Citywide ban on smoking in all public places is back on agenda

Lawmakers in Annapolis also consider statewide measure


February 09, 2007|By John Fritze | John Fritze,Sun reporter

Baltimore's proposed smoking ban, which all but died late last year, will be back on the City Council agenda Monday, temporarily reviving the issue in the city as lawmakers in Annapolis consider a statewide ban.

Council Vice President Robert W. Curran, the lead sponsor of the city legislation, has vowed to put the smoking ban up for a second-reader vote - a largely procedural effort that, if successful, will place the ban on the calendar for a final vote later this month.

"By waiting, we will be condemning between 150 and 250 Baltimoreans to their coffins due to the long-term effects of second-hand tobacco smoke," Curran said, referring to an estimate by advocates of the ban of annual deaths in the city caused by second-hand smoke. "It's crystal clear that Annapolis legislators want to have Baltimore come aboard."

Baltimore's proposal would prohibit smoking in all public places, including bars and restaurants, bowling alleys and taxicabs. Business owners could apply for a waiver, which would be reviewed by the city health department.

Curran, a former smoker who has been working to gain support for the ban for more than a year, last brought the proposal before the council Dec. 4, but withdrew the measure at the last minute because of a lack of votes.

Baltimore's smoking ban debate comes to life again as proposed statewide bans are being reintroduced in this year's session of the General Assembly. Del. Barbara A. Frush, a Prince George's Democrat, has sponsored the House version of the bill in the past and will do so again this year.

Frush said that if Baltimore approves a smoking prohibition, it would help prompt lawmakers to action on a statewide ban. Howard, Montgomery, Prince George's and Talbot counties already have a ban in place. Leadership in the General Assembly, meanwhile, has suggested that a statewide ban could be approved this year.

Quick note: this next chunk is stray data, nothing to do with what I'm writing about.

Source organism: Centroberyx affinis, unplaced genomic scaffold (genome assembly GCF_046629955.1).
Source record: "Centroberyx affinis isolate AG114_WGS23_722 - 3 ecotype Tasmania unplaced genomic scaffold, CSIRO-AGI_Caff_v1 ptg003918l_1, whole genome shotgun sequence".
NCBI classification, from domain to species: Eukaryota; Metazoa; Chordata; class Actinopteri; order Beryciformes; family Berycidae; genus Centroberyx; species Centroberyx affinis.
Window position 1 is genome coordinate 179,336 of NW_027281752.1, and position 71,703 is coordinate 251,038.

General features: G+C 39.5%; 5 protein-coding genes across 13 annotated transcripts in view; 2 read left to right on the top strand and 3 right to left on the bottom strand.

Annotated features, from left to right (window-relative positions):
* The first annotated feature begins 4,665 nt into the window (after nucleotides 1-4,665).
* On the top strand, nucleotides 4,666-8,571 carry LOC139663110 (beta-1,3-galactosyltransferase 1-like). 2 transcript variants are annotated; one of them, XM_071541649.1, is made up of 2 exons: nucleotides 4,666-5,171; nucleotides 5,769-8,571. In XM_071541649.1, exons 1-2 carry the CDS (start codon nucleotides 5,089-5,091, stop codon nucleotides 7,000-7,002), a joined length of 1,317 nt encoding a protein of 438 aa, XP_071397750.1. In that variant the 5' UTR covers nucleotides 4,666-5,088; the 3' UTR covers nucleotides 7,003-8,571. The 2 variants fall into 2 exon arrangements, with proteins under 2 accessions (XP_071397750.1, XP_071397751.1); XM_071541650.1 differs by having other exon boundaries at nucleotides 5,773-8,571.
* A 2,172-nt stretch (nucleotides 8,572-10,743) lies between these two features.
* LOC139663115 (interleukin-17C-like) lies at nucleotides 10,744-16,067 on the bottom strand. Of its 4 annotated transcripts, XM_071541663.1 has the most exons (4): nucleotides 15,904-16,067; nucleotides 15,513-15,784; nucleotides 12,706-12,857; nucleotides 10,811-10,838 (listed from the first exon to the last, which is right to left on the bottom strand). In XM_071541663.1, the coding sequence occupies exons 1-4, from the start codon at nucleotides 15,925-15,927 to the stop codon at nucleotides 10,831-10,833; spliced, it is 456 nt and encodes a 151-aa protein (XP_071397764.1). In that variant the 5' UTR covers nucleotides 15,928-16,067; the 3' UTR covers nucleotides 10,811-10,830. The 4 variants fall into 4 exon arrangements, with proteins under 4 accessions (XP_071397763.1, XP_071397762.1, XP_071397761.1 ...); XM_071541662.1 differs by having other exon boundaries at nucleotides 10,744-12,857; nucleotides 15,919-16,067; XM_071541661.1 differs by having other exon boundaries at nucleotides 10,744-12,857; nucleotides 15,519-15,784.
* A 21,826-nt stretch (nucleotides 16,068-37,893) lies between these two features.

"It would be very helpful in encouraging a number of [lawmakers] in the city," Frush said. "We're asking [Curran] to try to move this forward."

Opponents of the ban, including the Maryland State Licensed Beverage Association and the Restaurant Association of Maryland, are planning to hold a rally outside City Hall on Monday afternoon. The event, which organizers said will include lawmakers and business owners, is intended to counter both the state and city proposals.

Melvin R. Thompson, vice president of the restaurant association, said he does not believe a ban in Baltimore would necessarily encourage the state to pass its own legislation.

"I've heard comments from more legislators in Annapolis that with the local jurisdictions doing their own thing on this issue, they are feeling less pressure to address it from a state level," he said.

Baltimore Mayor Sheila Dixon has voiced her support for a ban but had previously said she favored a statewide ban because it would offer more protection for bar owners near the city line.

Like the General Assembly, the City Council holds "second reader" votes on legislation approved in committee. To advance, bills need a majority of those voting "yes" or "no," meaning that members who abstain, or "pass," are not considered.

Theoretically, if 14 of the council's 15 members abstained and one voted yes, the bill would advance. Curran may be helped by the fact that one seat, formerly occupied by City Council President Stephanie C. Rawlings Blake, is vacant.

If Curran is successful Monday, the measure automatically advances for a final vote at the next meeting, scheduled for Feb. 26. Then, Curran will need eight votes, a majority of council members, regardless of abstentions.

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